These elementary kids don’t know what pi is at all, other than that it has a decimal expression that never ends. They don’t know that pi is equal to the circumference divided by the diameter of a circle. So they wouldn’t appreciate that proving something about the circumference of a circle with diameter 1 said anything about pi, so we’d have to start with establishing that first!

So, I might send this one to the middle school teacher instead. I think she’d enjoy doing it with that group, and they’d be more likely to appreciate it.

I am thinking of having my elementary students compare the circumference of cylinders to their heights (assorted soup/veggie cans + string), and then introducing pi. Maybe we will graph the relationships: circum to height should be random, but circum to diameter would be relatively straight, depending on their measurement skills. If that doesn’t fill out the hour, we may try a circle-drawing contest or something.

For the older group, I haven’t decided yet. We may try the Egyptian value for pi, a bit of Archimedes, or maybe throw in Eratosthenes and the circumference of the Earth (which could lead to the “belt around the earth” puzzle). Also, MathCounts did a Pi Day set for their problems of the week a few years back. Way too many options for an hour’s class!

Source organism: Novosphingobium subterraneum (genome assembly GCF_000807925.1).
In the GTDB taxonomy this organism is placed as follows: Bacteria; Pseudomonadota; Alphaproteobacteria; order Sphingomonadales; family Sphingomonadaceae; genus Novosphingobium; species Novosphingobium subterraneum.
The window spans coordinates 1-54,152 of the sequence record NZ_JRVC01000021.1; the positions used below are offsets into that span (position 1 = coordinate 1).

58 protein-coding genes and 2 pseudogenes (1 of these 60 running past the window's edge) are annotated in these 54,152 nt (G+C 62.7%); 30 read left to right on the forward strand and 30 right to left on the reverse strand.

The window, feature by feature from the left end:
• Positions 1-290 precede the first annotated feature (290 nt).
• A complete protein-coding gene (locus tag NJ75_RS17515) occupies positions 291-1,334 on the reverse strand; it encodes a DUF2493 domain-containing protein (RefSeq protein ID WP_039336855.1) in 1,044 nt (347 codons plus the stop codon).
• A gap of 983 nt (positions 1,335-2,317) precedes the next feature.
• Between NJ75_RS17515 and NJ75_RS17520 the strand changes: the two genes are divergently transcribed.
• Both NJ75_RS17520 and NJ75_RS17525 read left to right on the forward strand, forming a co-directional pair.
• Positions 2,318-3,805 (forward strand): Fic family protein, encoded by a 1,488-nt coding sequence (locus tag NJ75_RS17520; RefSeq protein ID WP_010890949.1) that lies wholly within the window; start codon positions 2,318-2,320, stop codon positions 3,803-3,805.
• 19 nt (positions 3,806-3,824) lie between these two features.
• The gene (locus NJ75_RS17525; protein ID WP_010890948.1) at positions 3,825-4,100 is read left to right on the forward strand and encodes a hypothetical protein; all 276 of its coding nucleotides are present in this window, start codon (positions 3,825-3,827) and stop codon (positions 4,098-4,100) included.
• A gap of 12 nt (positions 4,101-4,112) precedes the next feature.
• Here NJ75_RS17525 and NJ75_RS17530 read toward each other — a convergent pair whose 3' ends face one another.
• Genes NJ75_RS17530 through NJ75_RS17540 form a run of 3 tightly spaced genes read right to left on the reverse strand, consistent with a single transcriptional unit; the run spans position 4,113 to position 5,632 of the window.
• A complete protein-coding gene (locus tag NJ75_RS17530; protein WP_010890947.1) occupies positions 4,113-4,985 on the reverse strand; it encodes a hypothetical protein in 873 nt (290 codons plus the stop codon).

Of course, the kids would love to do the frozen hot-dog toss, but I’m not sure the church that hosts our co-op would appreciate that one, especially in a carpeted classroom.

All good ideas, Denise.

Indeed, MathCounts has another Pi Day set up this week, so those are a possibility if you want to do some practice with circle geometry, but I think your other ideas are “cooler” for a special day.

I pulled out Sir Cumference and the Dragon of Pi, and it’s a cute introduction to the idea of dividing the circumference by the diameter to get pi, so I think we’ll read that.